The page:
Anyway, card, I'm glad you're enjoying the new bike...and as you surmised, hill climbing gets a lot faster and easier once you get used to using a different set of leg muscles. (It took me a couple of months before I could climb at the same speed on my Tour Easy as on my old upright touring bike...which, in my case, means pretty damned slow on either one. But I do reach the top of the mountain sooner or later, and then the descent is way more fun on a recumbent!)

    --------------------------------------------------------------------------

    P.S.: I googled "408 mm" and "451 mm" to make sure I'd explained it right...and the first link to come up was from the great Sheldon Brown. So here's everything you would ever want to know about tire size conventions, from the man himself.
    Well, being as most of the weight is on the rear, and I weigh 185 and my touring is mostly on paved roads w/credit care (too much minimalist army camping), the current tire would probably work. I could also change the wheel out w/my Bike Friday. No matter how it works out, I am thinking bent might have been one of my better biking decisions. Thanks for the feedback!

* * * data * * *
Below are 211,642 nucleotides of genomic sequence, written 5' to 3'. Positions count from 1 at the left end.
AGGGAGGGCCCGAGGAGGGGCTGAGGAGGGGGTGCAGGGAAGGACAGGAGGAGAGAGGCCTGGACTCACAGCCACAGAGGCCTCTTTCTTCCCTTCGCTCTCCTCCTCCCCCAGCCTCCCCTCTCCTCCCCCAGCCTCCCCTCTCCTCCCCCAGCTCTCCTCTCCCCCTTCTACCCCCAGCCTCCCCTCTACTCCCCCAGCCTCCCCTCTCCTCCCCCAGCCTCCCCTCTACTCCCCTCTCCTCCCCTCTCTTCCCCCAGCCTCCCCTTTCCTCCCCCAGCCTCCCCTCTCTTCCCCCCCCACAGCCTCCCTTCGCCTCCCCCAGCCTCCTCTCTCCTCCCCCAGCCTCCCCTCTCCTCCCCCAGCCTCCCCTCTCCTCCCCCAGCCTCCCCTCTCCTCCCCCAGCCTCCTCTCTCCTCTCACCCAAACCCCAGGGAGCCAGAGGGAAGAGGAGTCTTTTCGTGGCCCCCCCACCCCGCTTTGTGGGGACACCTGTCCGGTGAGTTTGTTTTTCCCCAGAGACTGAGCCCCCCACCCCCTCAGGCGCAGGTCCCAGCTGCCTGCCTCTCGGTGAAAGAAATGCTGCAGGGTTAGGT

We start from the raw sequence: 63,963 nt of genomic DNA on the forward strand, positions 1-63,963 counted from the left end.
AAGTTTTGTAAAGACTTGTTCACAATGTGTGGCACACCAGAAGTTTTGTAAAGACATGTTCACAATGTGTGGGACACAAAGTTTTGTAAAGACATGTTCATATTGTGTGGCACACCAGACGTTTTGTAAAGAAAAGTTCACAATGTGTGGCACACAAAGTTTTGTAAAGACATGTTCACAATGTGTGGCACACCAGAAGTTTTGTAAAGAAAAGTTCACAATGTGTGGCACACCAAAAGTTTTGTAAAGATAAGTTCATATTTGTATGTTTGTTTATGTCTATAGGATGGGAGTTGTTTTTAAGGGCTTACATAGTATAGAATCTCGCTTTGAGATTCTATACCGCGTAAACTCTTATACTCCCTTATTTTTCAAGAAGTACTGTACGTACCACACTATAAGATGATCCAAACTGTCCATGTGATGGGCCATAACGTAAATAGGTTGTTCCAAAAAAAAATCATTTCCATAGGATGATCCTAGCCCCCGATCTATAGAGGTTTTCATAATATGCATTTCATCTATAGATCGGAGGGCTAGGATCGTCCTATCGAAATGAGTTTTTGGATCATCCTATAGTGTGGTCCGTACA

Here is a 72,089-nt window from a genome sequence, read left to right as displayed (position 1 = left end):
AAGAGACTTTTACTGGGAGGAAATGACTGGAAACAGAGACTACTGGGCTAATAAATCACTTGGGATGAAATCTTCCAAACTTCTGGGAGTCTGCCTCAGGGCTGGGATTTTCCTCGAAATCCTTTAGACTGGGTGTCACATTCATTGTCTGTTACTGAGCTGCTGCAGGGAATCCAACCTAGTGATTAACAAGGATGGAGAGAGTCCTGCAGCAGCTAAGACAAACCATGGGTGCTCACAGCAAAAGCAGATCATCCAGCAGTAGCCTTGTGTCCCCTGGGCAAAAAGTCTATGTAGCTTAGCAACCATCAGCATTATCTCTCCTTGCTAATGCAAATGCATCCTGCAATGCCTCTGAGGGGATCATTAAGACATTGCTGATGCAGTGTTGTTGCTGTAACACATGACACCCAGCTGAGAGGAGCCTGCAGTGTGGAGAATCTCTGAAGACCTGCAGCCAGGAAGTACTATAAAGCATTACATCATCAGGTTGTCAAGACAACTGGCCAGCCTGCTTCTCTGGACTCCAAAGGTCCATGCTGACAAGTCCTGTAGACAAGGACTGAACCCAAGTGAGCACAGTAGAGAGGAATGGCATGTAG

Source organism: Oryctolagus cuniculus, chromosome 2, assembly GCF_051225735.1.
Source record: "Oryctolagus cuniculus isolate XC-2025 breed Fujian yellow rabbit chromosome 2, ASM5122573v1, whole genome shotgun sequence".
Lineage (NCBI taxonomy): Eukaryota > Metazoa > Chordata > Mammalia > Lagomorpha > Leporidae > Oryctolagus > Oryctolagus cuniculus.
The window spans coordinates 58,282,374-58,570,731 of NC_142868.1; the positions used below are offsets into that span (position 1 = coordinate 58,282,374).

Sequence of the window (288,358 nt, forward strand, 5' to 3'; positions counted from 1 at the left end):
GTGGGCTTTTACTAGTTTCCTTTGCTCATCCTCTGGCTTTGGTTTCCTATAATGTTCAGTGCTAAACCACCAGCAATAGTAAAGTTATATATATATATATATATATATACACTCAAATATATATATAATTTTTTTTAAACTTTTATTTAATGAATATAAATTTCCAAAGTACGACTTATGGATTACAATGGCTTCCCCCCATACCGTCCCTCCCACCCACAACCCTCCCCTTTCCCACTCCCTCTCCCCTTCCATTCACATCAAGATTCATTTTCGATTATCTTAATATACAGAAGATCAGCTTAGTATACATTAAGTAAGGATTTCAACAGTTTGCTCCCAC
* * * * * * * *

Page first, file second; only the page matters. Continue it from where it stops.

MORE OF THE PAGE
Bike to live, live to eat!!

  14. #14
    Senior Member BlazingPedals's Avatar
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    Quote Originally Posted by divergence View Post
    The 700x35 will mount just fine. (BlazingPedals, I think you were mistaken about the EX model coming with 26" rear wheels...both from their website and from conversations I've had with the guys at Easy Racers, I'm almost certain that EX ships with 700c x 35, as card said.)
    Sorry, I guess they've changed their specs since the last time I looked. (It's been a while.)

  15. #15
    Happy Rider
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    I've had four good rides on the GRR this week. Think I may have one DF and a nearly new Bike Friday on Ebay if the satisfaction lasts a few more months. Have to take that tour first.
    Bike to live, live to eat!!